Recreational marijuana bill gets first hearing in the Minnesota House

Briana Bierschbach, Star Tribune
·2 min read

A renewed push to legalize recreational marijuana for adults is getting its first hearing in the Minnesota Legislature on Wednesday.

The House Commerce Committee is taking public testimony on the bill at 3 p.m. and is expected to vote on the legislation.

Minnesota allows cannabis use only for certain medical conditions, but DFL Gov. Tim Walz has said he would sign a proposal to legalize recreational marijuana as a criminal justice reform measure that could also generate new state revenue. The bill, sponsored by House DFL Majority Leader Ryan Winkler, would expunge misdemeanor-level cannabis convictions from people's records. Higher-level convictions would go before an expungement review board.

"As a prosecutor, I've seen firsthand the amount of resources the state expends on current cannabis restrictions," said Rep. Zack Stephenson, DFL-Coon Rapids, chair of the Commerce Committee. "We ought to be strategic in where these resources are going so we can be efficient in how we address more pressing public safety needs."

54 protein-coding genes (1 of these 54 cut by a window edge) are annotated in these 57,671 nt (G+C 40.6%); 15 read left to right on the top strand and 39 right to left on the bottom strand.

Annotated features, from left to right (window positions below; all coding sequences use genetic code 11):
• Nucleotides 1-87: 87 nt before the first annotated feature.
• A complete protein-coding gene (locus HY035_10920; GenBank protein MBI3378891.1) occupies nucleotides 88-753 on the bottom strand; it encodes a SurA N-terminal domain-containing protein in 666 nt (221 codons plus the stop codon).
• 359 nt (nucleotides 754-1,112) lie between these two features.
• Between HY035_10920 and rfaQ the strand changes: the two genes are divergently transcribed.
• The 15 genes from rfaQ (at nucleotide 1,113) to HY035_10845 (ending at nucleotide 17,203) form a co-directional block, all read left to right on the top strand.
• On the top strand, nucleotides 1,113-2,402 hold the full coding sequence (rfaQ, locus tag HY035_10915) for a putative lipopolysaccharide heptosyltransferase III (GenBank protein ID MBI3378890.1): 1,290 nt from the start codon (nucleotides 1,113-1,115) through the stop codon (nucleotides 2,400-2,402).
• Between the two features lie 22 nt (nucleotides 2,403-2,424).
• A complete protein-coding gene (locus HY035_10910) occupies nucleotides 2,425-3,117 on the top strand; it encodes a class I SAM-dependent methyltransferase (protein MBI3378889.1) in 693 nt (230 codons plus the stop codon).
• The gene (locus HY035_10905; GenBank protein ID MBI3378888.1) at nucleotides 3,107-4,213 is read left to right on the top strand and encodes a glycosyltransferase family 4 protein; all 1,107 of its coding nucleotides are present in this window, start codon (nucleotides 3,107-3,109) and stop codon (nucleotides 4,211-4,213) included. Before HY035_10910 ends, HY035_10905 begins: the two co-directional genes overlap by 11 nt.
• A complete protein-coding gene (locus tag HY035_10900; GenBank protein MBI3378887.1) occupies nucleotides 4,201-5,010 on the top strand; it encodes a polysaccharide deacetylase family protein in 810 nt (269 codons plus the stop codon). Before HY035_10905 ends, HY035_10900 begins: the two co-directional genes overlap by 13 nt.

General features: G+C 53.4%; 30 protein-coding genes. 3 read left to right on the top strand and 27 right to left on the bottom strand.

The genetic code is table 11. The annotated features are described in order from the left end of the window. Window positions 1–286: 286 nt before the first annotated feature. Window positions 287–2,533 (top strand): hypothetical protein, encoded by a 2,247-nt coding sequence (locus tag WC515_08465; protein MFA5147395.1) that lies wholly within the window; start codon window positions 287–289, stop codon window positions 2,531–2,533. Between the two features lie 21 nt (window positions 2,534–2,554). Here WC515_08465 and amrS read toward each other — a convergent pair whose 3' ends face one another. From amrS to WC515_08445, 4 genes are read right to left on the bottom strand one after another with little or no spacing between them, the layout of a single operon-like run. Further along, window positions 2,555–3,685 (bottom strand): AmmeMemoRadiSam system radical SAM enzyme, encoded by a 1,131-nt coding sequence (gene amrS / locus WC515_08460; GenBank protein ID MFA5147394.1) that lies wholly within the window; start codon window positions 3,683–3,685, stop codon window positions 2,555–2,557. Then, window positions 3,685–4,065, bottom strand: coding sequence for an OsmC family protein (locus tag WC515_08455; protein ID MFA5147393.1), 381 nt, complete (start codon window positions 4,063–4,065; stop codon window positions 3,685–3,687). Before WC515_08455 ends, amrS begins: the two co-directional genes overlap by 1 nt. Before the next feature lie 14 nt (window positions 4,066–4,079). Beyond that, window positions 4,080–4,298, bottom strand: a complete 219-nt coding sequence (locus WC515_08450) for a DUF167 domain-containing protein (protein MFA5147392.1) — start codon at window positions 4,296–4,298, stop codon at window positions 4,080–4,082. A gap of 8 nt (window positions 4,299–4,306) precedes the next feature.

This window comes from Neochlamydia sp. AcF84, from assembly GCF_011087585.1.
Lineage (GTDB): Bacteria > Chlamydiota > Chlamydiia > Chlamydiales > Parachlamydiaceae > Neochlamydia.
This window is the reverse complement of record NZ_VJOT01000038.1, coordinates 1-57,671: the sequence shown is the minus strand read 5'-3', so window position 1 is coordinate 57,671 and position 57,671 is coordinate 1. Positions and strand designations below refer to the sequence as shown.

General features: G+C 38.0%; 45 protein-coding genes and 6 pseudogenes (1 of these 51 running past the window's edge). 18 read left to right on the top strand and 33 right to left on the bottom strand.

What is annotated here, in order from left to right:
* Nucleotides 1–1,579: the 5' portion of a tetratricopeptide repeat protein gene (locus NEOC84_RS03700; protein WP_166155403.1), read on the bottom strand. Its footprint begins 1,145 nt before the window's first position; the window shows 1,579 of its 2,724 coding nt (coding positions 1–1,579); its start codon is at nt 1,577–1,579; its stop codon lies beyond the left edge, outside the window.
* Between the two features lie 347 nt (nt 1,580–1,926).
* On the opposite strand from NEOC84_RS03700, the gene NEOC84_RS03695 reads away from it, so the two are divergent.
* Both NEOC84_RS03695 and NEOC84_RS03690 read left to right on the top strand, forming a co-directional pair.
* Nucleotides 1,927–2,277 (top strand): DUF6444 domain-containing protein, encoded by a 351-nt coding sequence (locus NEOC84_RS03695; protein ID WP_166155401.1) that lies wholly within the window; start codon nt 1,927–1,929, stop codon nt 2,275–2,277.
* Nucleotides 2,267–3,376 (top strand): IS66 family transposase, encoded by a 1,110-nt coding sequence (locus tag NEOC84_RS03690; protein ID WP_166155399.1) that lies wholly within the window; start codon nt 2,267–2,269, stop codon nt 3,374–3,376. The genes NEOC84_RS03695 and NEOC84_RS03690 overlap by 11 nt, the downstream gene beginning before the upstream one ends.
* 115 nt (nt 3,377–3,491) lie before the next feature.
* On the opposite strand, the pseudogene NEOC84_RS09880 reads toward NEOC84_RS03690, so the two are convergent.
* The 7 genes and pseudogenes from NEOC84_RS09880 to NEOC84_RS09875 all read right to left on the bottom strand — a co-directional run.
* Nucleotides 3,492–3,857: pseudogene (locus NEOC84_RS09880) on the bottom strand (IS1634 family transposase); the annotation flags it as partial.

But Republicans who control the Minnesota Senate remain opposed to the measure, saying legalizing marijuana is not a top priority this session.

It's the first Minnesota hearing on recreational marijuana legislation since 2019, when Senate Republicans defeated a DFL-sponsored bill in the judiciary committee. House Democrats held a hearing that year on creating a task force to explore recreational marijuana. Last session, the introduction of their legal marijuana bill was delayed because of the COVID-19 pandemic.

The hearing also comes on the heels of neighboring South Dakota's vote last fall to legalize recreational marijuana, although its fate is pending a legal challenge and appeal to the state's Supreme Court. Fifteen states have voted to legalize recreational marijuana, Wisconsin Gov. Tony Evers proposed legalization in his state budget and supporters in North Dakota are trying to get it on the 2022 ballot.

It's also a political issue for state Democrats, who've said a handful of third-party pro-legalization candidates on the ballot last year pulled votes from their candidates and cost them several key races in the battle for control of the state Senate.

This is a developing story, please check back for updates.

Briana Bierschbach • 651-925-5042

Twitter: @bbierschbach